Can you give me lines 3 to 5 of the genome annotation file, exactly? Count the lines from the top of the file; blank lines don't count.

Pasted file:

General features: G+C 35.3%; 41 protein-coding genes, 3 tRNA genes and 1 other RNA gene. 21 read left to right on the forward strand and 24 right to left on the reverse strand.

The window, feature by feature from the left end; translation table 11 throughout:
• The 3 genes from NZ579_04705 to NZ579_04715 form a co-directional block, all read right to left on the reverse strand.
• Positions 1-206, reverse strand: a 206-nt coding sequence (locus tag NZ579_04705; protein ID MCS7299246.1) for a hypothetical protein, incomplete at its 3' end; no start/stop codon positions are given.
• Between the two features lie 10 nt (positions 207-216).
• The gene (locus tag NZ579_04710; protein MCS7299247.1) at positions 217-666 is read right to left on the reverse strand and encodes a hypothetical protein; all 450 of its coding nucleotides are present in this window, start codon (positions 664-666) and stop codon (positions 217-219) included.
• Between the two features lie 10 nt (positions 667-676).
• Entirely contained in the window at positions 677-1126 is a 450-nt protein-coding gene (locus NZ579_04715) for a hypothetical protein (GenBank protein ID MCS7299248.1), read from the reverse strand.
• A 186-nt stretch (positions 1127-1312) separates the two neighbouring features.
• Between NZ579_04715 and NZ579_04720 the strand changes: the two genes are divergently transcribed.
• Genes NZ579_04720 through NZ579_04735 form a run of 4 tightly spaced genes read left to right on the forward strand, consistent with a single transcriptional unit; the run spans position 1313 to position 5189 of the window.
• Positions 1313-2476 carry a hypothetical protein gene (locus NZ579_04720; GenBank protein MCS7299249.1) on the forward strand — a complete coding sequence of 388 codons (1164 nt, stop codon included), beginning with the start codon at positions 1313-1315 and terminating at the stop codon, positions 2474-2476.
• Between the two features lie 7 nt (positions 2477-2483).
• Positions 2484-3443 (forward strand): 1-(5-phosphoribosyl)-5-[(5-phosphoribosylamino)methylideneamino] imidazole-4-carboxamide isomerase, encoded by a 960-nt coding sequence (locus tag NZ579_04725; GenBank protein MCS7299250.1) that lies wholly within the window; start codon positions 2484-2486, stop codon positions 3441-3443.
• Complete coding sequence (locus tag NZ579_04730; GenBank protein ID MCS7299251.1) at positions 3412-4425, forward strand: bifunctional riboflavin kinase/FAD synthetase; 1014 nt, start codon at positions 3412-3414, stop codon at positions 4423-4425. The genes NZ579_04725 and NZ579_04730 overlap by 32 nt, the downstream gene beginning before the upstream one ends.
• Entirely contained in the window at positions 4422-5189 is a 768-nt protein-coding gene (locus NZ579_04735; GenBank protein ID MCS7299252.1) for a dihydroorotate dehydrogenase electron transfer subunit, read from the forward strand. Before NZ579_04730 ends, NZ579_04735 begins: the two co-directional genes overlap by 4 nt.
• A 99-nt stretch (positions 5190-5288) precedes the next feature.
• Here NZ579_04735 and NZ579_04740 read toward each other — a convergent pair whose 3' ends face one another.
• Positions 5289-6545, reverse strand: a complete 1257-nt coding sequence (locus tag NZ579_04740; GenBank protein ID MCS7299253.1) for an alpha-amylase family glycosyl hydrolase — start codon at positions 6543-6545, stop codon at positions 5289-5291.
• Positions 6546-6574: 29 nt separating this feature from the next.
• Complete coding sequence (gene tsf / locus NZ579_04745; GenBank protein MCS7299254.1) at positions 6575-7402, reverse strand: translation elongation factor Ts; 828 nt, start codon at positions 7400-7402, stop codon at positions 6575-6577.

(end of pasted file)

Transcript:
• The 3 genes from NZ579_04705 to NZ579_04715 form a co-directional block, all read right to left on the reverse strand.
• Positions 1-206, reverse strand: a 206-nt coding sequence (locus tag NZ579_04705; protein ID MCS7299246.1) for a hypothetical protein, incomplete at its 3' end; no start/stop codon positions are given.
• Between the two features lie 10 nt (positions 207-216).